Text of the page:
Review of Michael Kerrigan's World War II Plans that Never Happened
By David RobInson from the Scotsman
It went on for five years, was fought by land, sea and air, across every conceivable kind of landscape - deserts, jungles, mountains, swamps and city streets. Over 20 combatant countries took part in a conflict which took in six continents, costing 7
0-odd million lives in all. A lot of stuff happened in the Second World War, in other words. Enough to explain (if not in every case to justify) the scores of books still being published every year. And certainly enough to leave the reader wondering why we might conceivably need a history of what didn't happen.
But Michael Kerrigan makes a surprisingly convincing case. Still, half a century on, he suggests, the defining event of our modernity, the Second World War, is seen in semi-mythic struggle between good and evil. Even relatively well-informed students are too quick to see a seamless narrative, with winners and losers. Breezily readable, generously illustrated, this book is very much aimed at the general reader. Yet it's ambitious even so in attempting a back-of-the-tapestry examination of the unfolding conflict, to reveal "the more mundane struggle … as the combatant powers attempted to direct the drama". "Their decisions (sometimes their indecision)," Kerrigan writes, "played themselves out in the field of combat, nudging the narrative in a new direction here; tipping the balance infinitesimally there."
What sort of thing are we talking about? Everything from Hitler's "Sealion" plan for an invasion of the UK in 1940 to Britain's plan to rain ricin down on Germany the following year. One German plot, to assassinate the "Big Three" Allied leaders at the Tehran Conference, was discovered by the Soviets; Britain considered deploying the Dambusters (617 Squadron) to bomb Mussolini's Roman residence. All good, colorful material, though what really brings these stories alive, however, is the wide array of archive documents, along with other rare photographs.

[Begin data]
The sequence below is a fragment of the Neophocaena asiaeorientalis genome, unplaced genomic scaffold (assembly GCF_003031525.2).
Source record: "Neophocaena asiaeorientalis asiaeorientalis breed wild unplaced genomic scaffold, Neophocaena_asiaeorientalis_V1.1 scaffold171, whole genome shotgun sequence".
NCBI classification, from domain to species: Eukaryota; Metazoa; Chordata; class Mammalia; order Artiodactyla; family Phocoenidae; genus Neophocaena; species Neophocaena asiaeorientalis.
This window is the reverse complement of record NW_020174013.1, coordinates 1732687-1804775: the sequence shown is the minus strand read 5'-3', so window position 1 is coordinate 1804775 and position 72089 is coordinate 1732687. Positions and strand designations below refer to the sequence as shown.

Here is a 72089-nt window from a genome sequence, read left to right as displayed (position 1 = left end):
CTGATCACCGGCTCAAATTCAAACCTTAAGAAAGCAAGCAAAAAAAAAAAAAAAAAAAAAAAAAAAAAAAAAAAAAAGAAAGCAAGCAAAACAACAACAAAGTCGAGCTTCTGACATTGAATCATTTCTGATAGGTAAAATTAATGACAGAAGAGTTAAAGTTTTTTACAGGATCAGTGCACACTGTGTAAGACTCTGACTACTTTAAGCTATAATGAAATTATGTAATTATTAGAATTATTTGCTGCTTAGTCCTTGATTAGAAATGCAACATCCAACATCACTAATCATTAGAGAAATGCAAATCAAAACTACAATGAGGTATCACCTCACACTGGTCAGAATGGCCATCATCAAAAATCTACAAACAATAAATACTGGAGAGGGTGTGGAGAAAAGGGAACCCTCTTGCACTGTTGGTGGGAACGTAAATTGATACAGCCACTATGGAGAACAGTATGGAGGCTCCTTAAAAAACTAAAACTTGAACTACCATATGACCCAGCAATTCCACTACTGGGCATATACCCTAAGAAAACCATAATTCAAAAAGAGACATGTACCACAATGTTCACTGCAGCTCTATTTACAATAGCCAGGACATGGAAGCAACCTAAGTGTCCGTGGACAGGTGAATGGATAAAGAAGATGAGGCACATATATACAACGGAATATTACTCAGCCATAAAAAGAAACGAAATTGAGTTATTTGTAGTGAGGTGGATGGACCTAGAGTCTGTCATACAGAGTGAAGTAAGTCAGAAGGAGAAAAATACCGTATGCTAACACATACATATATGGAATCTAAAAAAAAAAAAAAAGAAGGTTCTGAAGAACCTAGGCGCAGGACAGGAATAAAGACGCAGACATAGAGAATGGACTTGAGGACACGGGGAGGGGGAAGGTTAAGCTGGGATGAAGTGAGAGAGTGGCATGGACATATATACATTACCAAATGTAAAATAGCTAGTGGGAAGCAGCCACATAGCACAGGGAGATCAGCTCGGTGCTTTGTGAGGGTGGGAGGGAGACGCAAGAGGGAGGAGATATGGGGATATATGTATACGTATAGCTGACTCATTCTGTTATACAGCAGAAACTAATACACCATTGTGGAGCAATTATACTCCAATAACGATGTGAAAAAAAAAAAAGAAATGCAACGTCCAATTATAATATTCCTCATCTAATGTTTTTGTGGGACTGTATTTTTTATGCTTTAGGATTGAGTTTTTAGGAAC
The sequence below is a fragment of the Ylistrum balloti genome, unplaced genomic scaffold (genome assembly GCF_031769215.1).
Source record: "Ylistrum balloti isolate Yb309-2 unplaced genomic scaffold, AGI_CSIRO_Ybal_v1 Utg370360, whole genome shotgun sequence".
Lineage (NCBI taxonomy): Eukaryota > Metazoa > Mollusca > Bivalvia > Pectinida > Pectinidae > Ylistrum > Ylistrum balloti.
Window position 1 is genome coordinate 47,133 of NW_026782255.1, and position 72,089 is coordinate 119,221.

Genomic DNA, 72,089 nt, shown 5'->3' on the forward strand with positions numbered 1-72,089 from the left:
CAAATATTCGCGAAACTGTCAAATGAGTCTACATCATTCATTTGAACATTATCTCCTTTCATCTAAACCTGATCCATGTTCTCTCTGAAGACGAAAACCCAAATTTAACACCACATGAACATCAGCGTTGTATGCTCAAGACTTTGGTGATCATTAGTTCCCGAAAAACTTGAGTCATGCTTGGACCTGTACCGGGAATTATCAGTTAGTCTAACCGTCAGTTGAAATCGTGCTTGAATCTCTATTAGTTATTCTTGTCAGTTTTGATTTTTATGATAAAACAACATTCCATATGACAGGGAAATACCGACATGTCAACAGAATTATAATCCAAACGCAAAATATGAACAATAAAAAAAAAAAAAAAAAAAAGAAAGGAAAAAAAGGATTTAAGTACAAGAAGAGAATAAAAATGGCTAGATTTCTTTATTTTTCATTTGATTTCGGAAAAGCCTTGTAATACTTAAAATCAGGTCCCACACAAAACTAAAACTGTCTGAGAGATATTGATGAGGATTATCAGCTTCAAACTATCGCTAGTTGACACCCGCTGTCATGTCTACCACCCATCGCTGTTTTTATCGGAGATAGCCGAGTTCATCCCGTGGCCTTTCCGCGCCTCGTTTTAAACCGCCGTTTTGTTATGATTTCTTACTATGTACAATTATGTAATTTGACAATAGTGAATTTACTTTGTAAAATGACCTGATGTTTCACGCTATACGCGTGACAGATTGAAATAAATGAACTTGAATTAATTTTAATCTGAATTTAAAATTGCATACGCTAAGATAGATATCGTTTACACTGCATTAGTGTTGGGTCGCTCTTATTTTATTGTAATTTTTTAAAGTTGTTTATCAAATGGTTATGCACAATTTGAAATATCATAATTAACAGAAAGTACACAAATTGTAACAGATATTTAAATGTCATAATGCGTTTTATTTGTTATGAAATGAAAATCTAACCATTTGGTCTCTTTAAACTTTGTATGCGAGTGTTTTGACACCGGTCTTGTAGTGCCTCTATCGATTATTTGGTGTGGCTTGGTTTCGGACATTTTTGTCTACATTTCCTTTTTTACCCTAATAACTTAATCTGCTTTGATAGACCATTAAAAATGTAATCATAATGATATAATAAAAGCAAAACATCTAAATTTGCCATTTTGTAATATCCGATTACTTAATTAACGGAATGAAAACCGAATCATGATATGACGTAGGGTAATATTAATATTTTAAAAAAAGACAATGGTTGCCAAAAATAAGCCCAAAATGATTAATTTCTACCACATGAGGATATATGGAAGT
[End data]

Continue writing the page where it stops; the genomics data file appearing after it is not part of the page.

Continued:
It's not all plans to abduct the Pope, or make aircraft carriers out of ice. Alternative plans for the conduct of campaigns in theatres from North Africa to the Pacific are set out: seeing how things might have been done differently gives us a clearer appreciation of why they were done the way they were. New super-weapons were devised: the Japanese got as far as building prototypes of its I400 submersible aircraft carrier, though its hopes of using it to bomb the Panama canal were never to be realised. Germany's V2 rocket program was also overtaken by events, though it clearly points an ominous finger to the future. We glimpse that disturbing future too in 'Operation Unthinkable', Churchill's plan to roll over the Soviets in 1945. His previous thinking had to some extent been open to the charge of "fighting the last war" (more specifically, and ironically, his disastrous Gallipoli campaign), so it's quite a shock to find him trying to fight the next war here.
Altogether, the most surprising thing about this book is that it springs a constant succession of surprises. Quirky, offbeat - at times counter-intuitive - its reading of the war is illuminating in all sorts of unexpected ways.
Book Description from Publisher
A Nazi scheme to capture the Pope, an IRA plan to invade Northern Ireland, a British plan to attack the Soviet Union after the defeat of Hitler or a Japanese seizure of the Panama Canal – it may sound unbelievable, but during World War II these operations and others as seemingly far-fetched were seriously considered by both the Allies and the Axis. Based on newly discovered archive material, World War II Plans That Never Happened tells the stories of some of the most secret and outrageous operations that were planned during the war, many of which could have taken place and might well have changed the course of history: from the German plan to seize bases in Spain and Portugal and invade Switzerland, to the Japanese plan to bomb the United States, to the American plan to use Marines to attack V-1 bases in Europe, and the British plan to invade Norway and Sweden in 1939/40.
On a spread-by-spread basis World War II Plans That Never Happened explains the context of each planned operation and explores whether it might have been successful, and what the impact might have been on the war if it had gone ahead. Arranged by type of operation, the book includes easy-to-read factboxes, informing the reader of the date, intended purpose and forces involved. In addition there are rare photographs, illustrations and maps to demonstrate that these were real operation actually seriously considered by the planning staffs.
Authoritatively written and with more than 250 color and black-and-white photographs, maps and illustrations, World War II Plans That Never Happened will prove fascinating to any World War II enthusiast.